Glycation and the Aging of Your Skin

sugarWhen we think of aging skin, we tend to think of avoiding the sun, eating right, and doing things like freezing the facial muscles, avoiding certain facial expressions, and generally trying to “freeze” the face so that we don’t get the deep depressions, wrinkled and fine lined areas that come with age.

However, if we just stuck to a certain dietary principle, we wouldn’t have to worry so much about the aging process when it comes to the skin, and incidentally also when it comes to age related degenerative diseases as well.

Sugar can literally accelerate skin aging

The process I’m speaking of is called glycation. It occurs when excess sugar is taken into the body. This excess sugar causes a rigidity and damage to the skin cells by reacting with the proteins within them.  It leads to skin cell death, malfunctioning of the skin cells (or mutations), and also to their inflexbility.

When we are young, our skin cells are plump and flexible. As we age, they tend to get more rigid and more easily “wrinkled”.  If you think of it like an aged rubber band that has dried out, it makes sense. Aged and dried out rubber bands loose their flexibility. They “dry rot” and can get marks in them when stretched or worse, they can break.

That’s exactly how our skin behaves. Adding more sugars to your diet makes your skin more delicate, more “thin” and much more easily wrinkled, damaged and marked with the signs of age such as age spots, darkening of the skin and other discolorations as well as deep depressions.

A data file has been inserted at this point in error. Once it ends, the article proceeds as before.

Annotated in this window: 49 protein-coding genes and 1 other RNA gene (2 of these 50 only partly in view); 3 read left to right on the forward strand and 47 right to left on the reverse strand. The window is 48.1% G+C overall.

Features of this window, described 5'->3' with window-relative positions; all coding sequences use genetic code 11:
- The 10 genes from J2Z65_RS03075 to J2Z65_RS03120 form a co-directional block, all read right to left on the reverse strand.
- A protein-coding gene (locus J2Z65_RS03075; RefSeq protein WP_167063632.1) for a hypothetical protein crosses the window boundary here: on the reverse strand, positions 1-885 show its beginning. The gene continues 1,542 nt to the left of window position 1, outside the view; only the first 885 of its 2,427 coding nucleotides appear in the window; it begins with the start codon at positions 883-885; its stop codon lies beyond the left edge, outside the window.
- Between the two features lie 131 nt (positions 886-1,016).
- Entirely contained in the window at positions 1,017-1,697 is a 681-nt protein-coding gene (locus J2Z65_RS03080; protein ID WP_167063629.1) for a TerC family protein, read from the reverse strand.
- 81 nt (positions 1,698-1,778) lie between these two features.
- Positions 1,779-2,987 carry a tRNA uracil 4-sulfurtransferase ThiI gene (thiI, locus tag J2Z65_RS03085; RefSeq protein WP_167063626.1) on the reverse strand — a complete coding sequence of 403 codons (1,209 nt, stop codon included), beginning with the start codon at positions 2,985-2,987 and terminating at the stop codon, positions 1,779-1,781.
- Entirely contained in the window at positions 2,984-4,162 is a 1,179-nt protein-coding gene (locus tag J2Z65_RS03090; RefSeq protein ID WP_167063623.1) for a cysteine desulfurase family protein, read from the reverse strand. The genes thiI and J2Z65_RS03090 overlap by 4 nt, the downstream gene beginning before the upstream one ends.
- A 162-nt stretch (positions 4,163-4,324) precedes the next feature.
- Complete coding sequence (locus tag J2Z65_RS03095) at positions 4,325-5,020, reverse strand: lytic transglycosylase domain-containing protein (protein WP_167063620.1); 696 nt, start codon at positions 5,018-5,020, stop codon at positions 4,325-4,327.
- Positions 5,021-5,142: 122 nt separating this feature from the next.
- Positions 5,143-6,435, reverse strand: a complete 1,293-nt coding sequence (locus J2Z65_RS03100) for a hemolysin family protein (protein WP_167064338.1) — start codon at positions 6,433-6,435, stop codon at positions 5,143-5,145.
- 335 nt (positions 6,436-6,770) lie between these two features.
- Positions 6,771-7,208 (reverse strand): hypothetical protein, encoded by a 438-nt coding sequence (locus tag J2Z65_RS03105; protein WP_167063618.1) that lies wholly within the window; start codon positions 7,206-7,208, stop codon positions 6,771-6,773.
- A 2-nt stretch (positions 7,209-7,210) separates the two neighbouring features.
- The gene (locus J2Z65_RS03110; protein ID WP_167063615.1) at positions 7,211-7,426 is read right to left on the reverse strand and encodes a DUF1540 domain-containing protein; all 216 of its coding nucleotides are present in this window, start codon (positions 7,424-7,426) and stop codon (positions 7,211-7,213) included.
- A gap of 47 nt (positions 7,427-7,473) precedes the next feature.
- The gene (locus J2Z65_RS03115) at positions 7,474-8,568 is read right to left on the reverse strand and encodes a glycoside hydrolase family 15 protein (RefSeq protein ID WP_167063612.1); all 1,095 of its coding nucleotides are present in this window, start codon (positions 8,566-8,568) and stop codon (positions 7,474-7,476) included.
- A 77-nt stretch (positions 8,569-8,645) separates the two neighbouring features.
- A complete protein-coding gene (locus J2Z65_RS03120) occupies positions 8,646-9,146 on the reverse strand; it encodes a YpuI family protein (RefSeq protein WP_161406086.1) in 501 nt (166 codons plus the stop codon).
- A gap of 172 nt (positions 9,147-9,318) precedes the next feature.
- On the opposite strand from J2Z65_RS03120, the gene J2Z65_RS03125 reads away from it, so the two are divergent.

Using creams that plump up and hydrate the skin cells, like our Nourish & Hydrate cream which uses MSM to increase flexbility and dramatically improve hydration, helps. However you also must follow the right diet to maximize the effects of anti-aging via reducing this process called glycation with age.

Reduce sugar, increase MCF’s and protein

Someone who has a diet high in sugars, including refined carbohydrates which just break down in the body to simple sugars quickly, is going to experience more obvious signs of the skin aging than someone who avoids a lot of sugar in their diet.  The answer to this is to increase your natural proteins and MCF’s (Medium Chain Fatty Acids) and decrease refined processed foods with tons of carbs.

Does this mean that you have to always skip dessert? No, of course not. However, you do have to keep in mind that these quick bursts of sugar into the blood stream only will advance the aging of your skin. So it is best to eat dessert right after dinner so it helps absorb the effects of the sugar in the blood stream since it will be combined with proteins and fibers.

Or you have to simply limit your sweets all around.  I’ve found for myself that my sweet tooth has dramatically declined as I get older. A  lot of others I know have noticed this as well. So the good news is that most people tend to lose the voracious sweet tooth as they age.

 

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